Each issue carries
an imprimatur from
the Archdiocese of Cincinnati. Reprinting prohibited
Introducing St. Paul the Apostle
His Life and His Mission
By Ronald D. Witherup, S.S.
Pope Benedict XVI
proclaimed for the
Church a special
year to honor
St. Paul the Apostle, beginning
with the Feast of Sts.
Peter and Paul, June 28, 2008.
This year honors the saint at
the 2000th anniversary of
St. Paul is the most
prominent personality of the
New Testament, apart from
Jesus himself. Thirteen of the
27 books of the New Testament
bear his name. All of
them are letters. Much of
what we know about Paul
comes from these remarkable
written sources, supplemented
by stories from the Acts of
the Apostles, in which Paul
figures prominently in the
second half (chapters 9–28).
These are the only two
sources for Paul’s life; however,
they differ at times in details.
Lacking any formal biography,
biblical scholars have
been able to piece together
the basic outline of Paul’s life.
They use Paul’s letters as the
primary source of information,
since they are first-person
accounts. Acts is used to
complement and supplement
Paul, also known by his
Jewish name, Saul (see Acts
13:9), was born in Tarsus,
Cilicia, in Asia Minor (now
modern-day Turkey) probably
between 1 and 10 A.D. He was
a diaspora Jew, that is, a Jew
living outside the homeland of
Palestine. Tarsus was a large,
prosperous city in the Roman
Empire, so it is quite fair to call
Paul an urbanite. He was likely
well-educated, apparently a student
of the great rabbi Gamaliel
I in Jerusalem (Acts 22:3).
Paul’s call and mission
Paul himself admits that he persecuted the Church out of zeal for his Jewish background. However, around the year 35 A.D. he had a remarkable experience. On the road to Damascus, the risen Lord, Jesus, appeared to him and called him to be “the apostle to the Gentiles” (Acts 9:1-19). Paul never describes this event in detail. Rather, he speaks of a “revelation of Jesus Christ” (Galatians 1:12) that leaves the impression of a supernatural appearance of the resurrected Jesus, or perhaps what we might call a mystical experience.
Paul would not characterize his experience as a “conversion” in the sense of a change of religion, but more likely as a “call” or “commission.” Acts portrays the event in terms reminiscent of the call of Old Testament prophets, and this is consistent with Paul’s own description found in Acts. Paul considers himself an “apostle,” one who has been called and sent by the Lord Jesus himself for a special mission. He was to bring the Gentiles into the fold of those who accepted Jesus of Nazareth as the long-awaited messiah, the Savior of the world.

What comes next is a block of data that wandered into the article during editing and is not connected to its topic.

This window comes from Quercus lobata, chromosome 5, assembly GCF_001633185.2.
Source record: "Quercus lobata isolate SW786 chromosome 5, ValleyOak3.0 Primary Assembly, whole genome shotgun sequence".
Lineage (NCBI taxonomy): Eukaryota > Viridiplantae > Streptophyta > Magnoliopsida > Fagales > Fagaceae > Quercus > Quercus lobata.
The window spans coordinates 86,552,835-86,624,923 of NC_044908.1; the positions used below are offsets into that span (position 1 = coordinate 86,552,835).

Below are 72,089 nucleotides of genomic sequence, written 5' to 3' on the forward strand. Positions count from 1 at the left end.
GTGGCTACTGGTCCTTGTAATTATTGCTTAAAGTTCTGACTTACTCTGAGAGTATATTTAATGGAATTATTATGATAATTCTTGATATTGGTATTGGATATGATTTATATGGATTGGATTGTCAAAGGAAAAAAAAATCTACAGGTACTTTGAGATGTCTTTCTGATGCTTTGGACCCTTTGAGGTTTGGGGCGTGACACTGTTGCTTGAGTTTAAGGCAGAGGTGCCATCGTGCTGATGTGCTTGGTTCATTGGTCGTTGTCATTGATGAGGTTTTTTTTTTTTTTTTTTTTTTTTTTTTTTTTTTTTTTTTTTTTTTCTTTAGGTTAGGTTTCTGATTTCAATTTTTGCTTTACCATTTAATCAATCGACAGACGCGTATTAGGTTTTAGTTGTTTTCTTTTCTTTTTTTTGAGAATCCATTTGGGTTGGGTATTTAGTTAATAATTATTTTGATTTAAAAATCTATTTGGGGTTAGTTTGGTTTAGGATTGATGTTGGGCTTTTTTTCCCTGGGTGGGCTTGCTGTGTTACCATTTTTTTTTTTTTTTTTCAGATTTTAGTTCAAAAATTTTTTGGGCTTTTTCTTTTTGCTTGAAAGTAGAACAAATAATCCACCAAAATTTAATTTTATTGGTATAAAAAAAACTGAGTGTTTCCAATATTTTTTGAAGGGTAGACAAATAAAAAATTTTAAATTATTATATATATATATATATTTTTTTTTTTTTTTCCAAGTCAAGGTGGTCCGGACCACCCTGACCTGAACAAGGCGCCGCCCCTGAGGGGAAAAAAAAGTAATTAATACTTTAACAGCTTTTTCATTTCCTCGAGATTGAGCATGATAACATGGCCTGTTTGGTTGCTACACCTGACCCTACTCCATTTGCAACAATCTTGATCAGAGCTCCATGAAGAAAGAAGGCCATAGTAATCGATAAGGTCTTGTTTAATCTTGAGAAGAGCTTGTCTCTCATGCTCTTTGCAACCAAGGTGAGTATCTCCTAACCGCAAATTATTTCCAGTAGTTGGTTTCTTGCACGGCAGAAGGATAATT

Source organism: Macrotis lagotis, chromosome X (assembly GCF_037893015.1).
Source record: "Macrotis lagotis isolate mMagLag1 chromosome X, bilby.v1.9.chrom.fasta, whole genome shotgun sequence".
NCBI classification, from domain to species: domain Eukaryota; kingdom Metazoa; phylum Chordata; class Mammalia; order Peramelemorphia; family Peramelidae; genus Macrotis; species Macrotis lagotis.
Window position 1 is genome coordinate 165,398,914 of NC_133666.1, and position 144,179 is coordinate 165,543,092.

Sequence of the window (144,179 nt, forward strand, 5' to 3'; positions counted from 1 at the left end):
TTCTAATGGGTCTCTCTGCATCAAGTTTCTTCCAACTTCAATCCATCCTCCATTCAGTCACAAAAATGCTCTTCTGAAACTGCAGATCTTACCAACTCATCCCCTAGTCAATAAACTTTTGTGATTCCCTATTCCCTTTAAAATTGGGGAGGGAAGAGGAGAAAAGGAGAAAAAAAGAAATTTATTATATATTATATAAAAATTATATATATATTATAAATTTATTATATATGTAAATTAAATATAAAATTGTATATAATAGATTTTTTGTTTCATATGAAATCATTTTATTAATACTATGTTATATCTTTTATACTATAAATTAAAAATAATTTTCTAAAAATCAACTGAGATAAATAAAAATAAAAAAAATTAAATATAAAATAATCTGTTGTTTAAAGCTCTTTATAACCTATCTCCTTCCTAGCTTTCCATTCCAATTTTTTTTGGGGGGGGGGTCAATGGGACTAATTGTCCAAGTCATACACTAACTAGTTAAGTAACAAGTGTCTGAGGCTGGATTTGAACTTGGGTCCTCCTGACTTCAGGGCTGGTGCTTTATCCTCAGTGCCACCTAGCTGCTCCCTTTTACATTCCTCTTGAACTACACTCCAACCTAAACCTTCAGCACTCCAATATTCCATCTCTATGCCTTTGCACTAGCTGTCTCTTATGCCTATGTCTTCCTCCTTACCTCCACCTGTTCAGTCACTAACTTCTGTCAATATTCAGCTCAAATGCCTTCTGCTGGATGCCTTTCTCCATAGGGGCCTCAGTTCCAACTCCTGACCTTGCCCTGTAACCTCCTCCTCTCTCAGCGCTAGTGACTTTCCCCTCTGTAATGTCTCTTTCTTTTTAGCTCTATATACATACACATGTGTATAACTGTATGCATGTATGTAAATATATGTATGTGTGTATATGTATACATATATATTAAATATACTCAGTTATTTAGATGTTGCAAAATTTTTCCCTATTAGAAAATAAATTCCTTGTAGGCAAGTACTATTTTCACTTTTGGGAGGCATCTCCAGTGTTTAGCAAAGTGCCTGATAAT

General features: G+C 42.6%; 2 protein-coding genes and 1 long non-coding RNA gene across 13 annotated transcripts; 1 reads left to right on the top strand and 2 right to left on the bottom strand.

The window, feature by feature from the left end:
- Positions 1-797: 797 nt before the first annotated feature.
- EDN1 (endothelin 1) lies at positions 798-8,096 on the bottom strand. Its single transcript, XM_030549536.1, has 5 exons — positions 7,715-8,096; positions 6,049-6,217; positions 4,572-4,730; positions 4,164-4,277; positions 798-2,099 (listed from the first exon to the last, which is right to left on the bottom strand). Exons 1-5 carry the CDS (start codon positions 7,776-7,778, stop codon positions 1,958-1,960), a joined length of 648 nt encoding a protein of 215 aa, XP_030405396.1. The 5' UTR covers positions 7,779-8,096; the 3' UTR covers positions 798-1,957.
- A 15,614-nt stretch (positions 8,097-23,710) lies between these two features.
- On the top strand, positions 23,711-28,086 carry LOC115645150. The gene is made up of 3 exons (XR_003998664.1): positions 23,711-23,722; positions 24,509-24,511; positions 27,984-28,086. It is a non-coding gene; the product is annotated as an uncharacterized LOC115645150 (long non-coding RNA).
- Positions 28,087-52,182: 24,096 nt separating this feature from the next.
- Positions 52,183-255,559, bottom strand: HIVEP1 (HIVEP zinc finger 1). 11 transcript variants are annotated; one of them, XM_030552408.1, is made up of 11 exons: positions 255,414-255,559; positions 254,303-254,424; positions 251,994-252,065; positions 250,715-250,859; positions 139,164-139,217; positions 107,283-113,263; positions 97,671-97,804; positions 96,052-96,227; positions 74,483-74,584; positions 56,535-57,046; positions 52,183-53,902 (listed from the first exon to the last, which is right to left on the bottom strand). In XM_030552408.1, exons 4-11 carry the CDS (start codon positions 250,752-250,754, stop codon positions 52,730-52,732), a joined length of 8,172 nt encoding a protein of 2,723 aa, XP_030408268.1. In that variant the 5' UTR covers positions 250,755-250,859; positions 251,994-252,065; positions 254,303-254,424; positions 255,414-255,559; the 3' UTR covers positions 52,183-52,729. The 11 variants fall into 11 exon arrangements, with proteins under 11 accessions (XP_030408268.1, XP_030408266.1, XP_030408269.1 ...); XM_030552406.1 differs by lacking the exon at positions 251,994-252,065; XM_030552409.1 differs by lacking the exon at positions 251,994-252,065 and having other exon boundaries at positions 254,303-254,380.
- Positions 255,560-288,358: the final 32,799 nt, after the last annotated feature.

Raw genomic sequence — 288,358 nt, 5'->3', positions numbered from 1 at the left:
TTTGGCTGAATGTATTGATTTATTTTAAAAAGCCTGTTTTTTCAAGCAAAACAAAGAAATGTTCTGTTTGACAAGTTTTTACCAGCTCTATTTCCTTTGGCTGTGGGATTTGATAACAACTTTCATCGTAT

Paul’s mission as evangelizer
After his call, Paul began an intense ministry of evangelization. He took up (or returned to) the work of tent making so that he would not be a burden to the communities he served. After a mysterious three-year period in Arabia, he went to Jerusalem to meet with Peter, James, the brother of the Lord, and John (in about 38 A.D.). They were leaders of the new movement of Jesus’ followers in Jerusalem that Acts calls “the Way” and who eventually became known as “Christians.”
These leaders apparently endorsed Paul’s mission to the Gentiles. Paul, accompanied by colleagues, then went to Syria, Cilicia, and Galatia and eventually crossed over into Europe to proclaim the gospel of Jesus Christ in Macedonia, Achaia and throughout the Mediterranean region. This period of Paul’s journeys can be dated from about the years 38 to 50.
Acts portrays Paul’s missionary activity in a series of three journeys. While there can be no doubt that Paul’s travels were extensive, the portrait in Acts may be somewhat literary. It corresponds roughly to the geographical outlook of Acts 1:8, which shows the expanding Christian mission in stages, going from Judea to Samaria to “the ends of the earth.”
In any case, Paul’s ministry was missionary evangelization, which he exercised with great effect. He established communities of faith in many major cities of the Roman Empire, such as Ephesus, Corinth, Philippi and Thessalonica.
Teaching through letter writing